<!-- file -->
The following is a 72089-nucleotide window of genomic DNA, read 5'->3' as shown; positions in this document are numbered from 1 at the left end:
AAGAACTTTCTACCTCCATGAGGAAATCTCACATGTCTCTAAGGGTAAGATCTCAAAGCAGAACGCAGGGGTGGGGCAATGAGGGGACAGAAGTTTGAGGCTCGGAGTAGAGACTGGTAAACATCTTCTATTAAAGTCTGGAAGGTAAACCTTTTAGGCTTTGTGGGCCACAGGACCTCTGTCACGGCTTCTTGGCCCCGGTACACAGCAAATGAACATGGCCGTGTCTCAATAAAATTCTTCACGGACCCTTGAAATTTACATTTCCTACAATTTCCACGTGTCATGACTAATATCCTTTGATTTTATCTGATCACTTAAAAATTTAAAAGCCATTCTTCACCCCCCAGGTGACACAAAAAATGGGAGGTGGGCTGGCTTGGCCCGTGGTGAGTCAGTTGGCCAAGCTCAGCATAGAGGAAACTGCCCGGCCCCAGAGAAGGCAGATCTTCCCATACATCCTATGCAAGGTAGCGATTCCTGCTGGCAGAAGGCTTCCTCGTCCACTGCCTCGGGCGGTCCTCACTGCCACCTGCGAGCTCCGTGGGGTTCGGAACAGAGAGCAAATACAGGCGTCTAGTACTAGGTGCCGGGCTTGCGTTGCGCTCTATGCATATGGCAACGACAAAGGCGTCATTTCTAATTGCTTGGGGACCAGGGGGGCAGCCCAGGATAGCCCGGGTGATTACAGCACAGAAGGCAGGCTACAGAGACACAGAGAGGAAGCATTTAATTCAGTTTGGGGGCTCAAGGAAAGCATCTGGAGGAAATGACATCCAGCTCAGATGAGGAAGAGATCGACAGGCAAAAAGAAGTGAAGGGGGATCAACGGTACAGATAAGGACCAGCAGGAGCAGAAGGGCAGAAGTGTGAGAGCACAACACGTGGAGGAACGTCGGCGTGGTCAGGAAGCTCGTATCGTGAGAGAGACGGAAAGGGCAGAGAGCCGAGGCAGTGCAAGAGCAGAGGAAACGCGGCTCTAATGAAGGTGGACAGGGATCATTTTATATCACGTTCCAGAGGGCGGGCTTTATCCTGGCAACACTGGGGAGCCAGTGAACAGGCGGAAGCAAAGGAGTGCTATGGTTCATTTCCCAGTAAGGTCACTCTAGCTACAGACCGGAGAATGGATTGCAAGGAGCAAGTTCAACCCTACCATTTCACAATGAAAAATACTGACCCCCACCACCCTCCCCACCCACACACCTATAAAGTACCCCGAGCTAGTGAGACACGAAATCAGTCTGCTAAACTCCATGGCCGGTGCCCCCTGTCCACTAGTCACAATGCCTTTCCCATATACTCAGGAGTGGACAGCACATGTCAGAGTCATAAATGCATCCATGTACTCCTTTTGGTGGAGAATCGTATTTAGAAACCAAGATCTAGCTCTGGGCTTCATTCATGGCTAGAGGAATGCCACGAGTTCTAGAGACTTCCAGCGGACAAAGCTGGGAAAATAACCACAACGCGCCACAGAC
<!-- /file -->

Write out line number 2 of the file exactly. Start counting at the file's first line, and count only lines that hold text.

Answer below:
AAGAACTTTCTACCTCCATGAGGAAATCTCACATGTCTCTAAGGGTAAGATCTCAAAGCAGAACGCAGGGGTGGGGCAATGAGGGGACAGAAGTTTGAGGCTCGGAGTAGAGACTGGTAAACATCTTCTATTAAAGTCTGGAAGGTAAACCTTTTAGGCTTTGTGGGCCACAGGACCTCTGTCACGGCTTCTTGGCCCCGGTACACAGCAAATGAACATGGCCGTGTCTCAATAAAATTCTTCACGGACCCTTGAAATTTACATTTCCTACAATTTCCACGTGTCATGACTAATATCCTTTGATTTTATCTGATCACTTAAAAATTTAAAAGCCATTCTTCACCCCCCAGGTGACACAAAAAATGGGAGGTGGGCTGGCTTGGCCCGTGGTGAGTCAGTTGGCCAAGCTCAGCATAGAGGAAACTGCCCGGCCCCAGAGAAGGCAGATCTTCCCATACATCCTATGCAAGGTAGCGATTCCTGCTGGCAGAAGGCTTCCTCGTCCACTGCCTCGGGCGGTCCTCACTGCCACCTGCGAGCTCCGTGGGGTTCGGAACAGAGAGCAAATACAGGCGTCTAGTACTAGGTGCCGGGCTTGCGTTGCGCTCTATGCATATGGCAACGACAAAGGCGTCATTTCTAATTGCTTGGGGACCAGGGGGGCAGCCCAGGATAGCCCGGGTGATTACAGCACAGAAGGCAGGCTACAGAGACACAGAGAGGAAGCATTTAATTCAGTTTGGGGGCTCAAGGAAAGCATCTGGAGGAAATGACATCCAGCTCAGATGAGGAAGAGATCGACAGGCAAAAAGAAGTGAAGGGGGATCAACGGTACAGATAAGGACCAGCAGGAGCAGAAGGGCAGAAGTGTGAGAGCACAACACGTGGAGGAACGTCGGCGTGGTCAGGAAGCTCGTATCGTGAGAGAGACGGAAAGGGCAGAGAGCCGAGGCAGTGCAAGAGCAGAGGAAACGCGGCTCTAATGAAGGTGGACAGGGATCATTTTATATCACGTTCCAGAGGGCGGGCTTTATCCTGGCAACACTGGGGAGCCAGTGAACAGGCGGAAGCAAAGGAGTGCTATGGTTCATTTCCCAGTAAGGTCACTCTAGCTACAGACCGGAGAATGGATTGCAAGGAGCAAGTTCAACCCTACCATTTCACAATGAAAAATACTGACCCCCACCACCCTCCCCACCCACACACCTATAAAGTACCCCGAGCTAGTGAGACACGAAATCAGTCTGCTAAACTCCATGGCCGGTGCCCCCTGTCCACTAGTCACAATGCCTTTCCCATATACTCAGGAGTGGACAGCACATGTCAGAGTCATAAATGCATCCATGTACTCCTTTTGGTGGAGAATCGTATTTAGAAACCAAGATCTAGCTCTGGGCTTCATTCATGGCTAGAGGAATGCCACGAGTTCTAGAGACTTCCAGCGGACAAAGCTGGGAAAATAACCACAACGCGCCACAGAC